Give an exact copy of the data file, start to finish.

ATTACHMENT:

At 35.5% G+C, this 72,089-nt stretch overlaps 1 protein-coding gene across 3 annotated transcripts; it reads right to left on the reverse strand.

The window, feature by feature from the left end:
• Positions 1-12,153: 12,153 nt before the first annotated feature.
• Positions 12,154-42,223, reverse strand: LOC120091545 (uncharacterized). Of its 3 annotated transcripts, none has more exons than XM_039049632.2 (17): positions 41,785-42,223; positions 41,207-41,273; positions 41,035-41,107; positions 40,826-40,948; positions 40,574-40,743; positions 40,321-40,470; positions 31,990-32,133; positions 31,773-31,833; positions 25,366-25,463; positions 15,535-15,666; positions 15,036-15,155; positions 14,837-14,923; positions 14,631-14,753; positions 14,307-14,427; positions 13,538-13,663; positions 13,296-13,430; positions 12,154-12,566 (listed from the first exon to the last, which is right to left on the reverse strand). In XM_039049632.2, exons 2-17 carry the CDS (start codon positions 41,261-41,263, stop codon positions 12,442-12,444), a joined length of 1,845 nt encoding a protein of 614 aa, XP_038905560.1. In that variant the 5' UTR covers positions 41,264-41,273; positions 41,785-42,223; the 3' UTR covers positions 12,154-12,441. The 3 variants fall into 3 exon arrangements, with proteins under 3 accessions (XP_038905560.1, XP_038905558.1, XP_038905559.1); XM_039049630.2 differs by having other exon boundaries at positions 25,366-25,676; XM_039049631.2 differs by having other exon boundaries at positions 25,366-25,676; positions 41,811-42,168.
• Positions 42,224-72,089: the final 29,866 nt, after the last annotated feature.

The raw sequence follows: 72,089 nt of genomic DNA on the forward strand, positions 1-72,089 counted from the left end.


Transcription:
At 35.5% G+C, this 72,089-nt stretch overlaps 1 protein-coding gene across 3 annotated transcripts; it reads right to left on the reverse strand.

The window, feature by feature from the left end:
• Positions 1-12,153: 12,153 nt before the first annotated feature.
• Positions 12,154-42,223, reverse strand: LOC120091545 (uncharacterized). Of its 3 annotated transcripts, none has more exons than XM_039049632.2 (17): positions 41,785-42,223; positions 41,207-41,273; positions 41,035-41,107; positions 40,826-40,948; positions 40,574-40,743; positions 40,321-40,470; positions 31,990-32,133; positions 31,773-31,833; positions 25,366-25,463; positions 15,535-15,666; positions 15,036-15,155; positions 14,837-14,923; positions 14,631-14,753; positions 14,307-14,427; positions 13,538-13,663; positions 13,296-13,430; positions 12,154-12,566 (listed from the first exon to the last, which is right to left on the reverse strand). In XM_039049632.2, exons 2-17 carry the CDS (start codon positions 41,261-41,263, stop codon positions 12,442-12,444), a joined length of 1,845 nt encoding a protein of 614 aa, XP_038905560.1. In that variant the 5' UTR covers positions 41,264-41,273; positions 41,785-42,223; the 3' UTR covers positions 12,154-12,441. The 3 variants fall into 3 exon arrangements, with proteins under 3 accessions (XP_038905560.1, XP_038905558.1, XP_038905559.1); XM_039049630.2 differs by having other exon boundaries at positions 25,366-25,676; XM_039049631.2 differs by having other exon boundaries at positions 25,366-25,676; positions 41,811-42,168.
• Positions 42,224-72,089: the final 29,866 nt, after the last annotated feature.

The raw sequence follows: 72,089 nt of genomic DNA on the forward strand, positions 1-72,089 counted from the left end.